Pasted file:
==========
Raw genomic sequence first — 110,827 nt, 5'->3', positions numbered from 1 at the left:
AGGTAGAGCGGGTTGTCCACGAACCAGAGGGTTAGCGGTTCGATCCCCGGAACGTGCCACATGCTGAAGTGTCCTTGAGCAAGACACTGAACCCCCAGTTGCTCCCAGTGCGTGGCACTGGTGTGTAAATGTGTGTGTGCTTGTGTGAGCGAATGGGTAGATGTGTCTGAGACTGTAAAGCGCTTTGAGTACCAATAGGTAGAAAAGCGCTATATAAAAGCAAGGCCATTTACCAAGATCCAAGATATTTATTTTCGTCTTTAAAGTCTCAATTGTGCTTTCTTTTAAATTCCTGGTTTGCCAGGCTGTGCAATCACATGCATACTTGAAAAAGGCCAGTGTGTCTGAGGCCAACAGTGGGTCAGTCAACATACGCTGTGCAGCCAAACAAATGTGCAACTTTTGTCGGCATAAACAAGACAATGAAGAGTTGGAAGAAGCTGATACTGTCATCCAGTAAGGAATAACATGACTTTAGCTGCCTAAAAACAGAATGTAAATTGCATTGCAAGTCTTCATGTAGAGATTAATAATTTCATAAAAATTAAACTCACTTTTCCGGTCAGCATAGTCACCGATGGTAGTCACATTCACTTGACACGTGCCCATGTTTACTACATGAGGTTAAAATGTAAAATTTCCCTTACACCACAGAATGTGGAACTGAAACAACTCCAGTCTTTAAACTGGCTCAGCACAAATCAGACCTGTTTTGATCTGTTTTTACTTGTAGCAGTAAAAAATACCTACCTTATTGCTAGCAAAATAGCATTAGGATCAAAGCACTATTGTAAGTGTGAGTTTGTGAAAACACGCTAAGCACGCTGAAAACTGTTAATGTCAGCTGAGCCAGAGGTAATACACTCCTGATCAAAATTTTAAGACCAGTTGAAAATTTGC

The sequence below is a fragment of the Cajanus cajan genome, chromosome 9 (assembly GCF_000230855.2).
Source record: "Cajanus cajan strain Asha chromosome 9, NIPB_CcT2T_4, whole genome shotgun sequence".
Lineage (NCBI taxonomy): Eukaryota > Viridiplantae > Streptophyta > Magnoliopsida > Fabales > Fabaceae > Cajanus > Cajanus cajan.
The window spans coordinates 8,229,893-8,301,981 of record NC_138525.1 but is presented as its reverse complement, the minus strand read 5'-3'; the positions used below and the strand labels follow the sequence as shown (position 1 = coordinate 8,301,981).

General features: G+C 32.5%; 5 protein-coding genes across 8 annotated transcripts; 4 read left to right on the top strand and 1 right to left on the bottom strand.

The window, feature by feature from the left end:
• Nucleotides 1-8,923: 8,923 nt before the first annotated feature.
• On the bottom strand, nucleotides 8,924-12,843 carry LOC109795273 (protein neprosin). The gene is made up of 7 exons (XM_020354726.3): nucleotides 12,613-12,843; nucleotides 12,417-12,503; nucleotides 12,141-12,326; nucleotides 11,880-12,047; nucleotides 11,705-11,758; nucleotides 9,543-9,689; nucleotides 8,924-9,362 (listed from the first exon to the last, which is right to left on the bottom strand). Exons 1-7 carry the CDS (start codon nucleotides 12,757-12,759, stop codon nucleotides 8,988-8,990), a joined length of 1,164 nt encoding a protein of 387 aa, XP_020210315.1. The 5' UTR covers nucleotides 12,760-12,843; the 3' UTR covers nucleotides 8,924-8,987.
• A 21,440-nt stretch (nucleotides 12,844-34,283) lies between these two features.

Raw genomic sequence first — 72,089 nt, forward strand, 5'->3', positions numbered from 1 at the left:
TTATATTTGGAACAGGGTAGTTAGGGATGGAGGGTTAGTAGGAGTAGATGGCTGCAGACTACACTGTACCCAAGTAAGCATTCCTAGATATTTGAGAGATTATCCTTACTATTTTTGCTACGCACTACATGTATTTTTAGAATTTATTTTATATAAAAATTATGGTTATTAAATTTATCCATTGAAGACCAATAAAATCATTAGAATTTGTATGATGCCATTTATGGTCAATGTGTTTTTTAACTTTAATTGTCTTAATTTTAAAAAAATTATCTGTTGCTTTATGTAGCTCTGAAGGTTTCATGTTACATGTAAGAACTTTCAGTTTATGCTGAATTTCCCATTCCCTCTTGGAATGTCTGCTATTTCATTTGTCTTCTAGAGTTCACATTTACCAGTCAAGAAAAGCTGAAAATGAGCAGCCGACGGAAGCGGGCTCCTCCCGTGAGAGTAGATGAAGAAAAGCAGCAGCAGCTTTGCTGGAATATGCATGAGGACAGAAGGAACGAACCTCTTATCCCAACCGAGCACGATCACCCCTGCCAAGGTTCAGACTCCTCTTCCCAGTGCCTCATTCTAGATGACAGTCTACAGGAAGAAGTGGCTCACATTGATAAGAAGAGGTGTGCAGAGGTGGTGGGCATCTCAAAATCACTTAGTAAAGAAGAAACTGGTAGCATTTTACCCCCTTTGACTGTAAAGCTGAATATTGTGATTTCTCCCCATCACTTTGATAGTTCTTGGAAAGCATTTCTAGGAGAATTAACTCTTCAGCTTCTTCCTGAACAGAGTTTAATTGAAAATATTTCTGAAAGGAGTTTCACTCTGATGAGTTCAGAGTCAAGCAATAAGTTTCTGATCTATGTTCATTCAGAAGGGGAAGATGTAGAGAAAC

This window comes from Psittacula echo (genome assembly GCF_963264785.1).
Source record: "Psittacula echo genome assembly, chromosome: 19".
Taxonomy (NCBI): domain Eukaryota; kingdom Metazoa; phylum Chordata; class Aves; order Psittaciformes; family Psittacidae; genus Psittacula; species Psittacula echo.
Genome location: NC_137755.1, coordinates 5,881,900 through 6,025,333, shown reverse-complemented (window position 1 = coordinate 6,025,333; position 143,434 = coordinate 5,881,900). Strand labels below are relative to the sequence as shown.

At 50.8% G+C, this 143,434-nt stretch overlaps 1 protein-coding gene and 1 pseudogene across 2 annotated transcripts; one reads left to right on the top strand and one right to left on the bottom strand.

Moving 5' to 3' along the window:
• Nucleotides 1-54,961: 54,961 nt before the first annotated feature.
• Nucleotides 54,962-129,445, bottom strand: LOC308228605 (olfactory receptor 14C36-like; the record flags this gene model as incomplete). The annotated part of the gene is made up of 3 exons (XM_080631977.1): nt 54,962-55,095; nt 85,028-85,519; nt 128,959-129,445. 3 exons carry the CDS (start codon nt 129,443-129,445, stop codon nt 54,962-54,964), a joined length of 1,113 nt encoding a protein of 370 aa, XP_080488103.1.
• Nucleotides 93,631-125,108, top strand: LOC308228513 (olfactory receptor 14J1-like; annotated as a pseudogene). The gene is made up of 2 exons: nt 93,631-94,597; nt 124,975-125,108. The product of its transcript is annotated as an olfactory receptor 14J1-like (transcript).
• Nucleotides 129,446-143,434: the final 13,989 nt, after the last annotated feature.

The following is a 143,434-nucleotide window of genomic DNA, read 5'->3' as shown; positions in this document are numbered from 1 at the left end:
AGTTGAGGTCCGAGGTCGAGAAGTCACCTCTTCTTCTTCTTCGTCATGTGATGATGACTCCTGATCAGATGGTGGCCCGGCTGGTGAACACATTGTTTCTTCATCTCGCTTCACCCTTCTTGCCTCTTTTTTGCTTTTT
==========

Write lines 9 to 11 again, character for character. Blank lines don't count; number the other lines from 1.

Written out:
• Nucleotides 1-8,923: 8,923 nt before the first annotated feature.
• On the bottom strand, nucleotides 8,924-12,843 carry LOC109795273 (protein neprosin). The gene is made up of 7 exons (XM_020354726.3): nucleotides 12,613-12,843; nucleotides 12,417-12,503; nucleotides 12,141-12,326; nucleotides 11,880-12,047; nucleotides 11,705-11,758; nucleotides 9,543-9,689; nucleotides 8,924-9,362 (listed from the first exon to the last, which is right to left on the bottom strand). Exons 1-7 carry the CDS (start codon nucleotides 12,757-12,759, stop codon nucleotides 8,988-8,990), a joined length of 1,164 nt encoding a protein of 387 aa, XP_020210315.1. The 5' UTR covers nucleotides 12,760-12,843; the 3' UTR covers nucleotides 8,924-8,987.
• A 21,440-nt stretch (nucleotides 12,844-34,283) lies between these two features.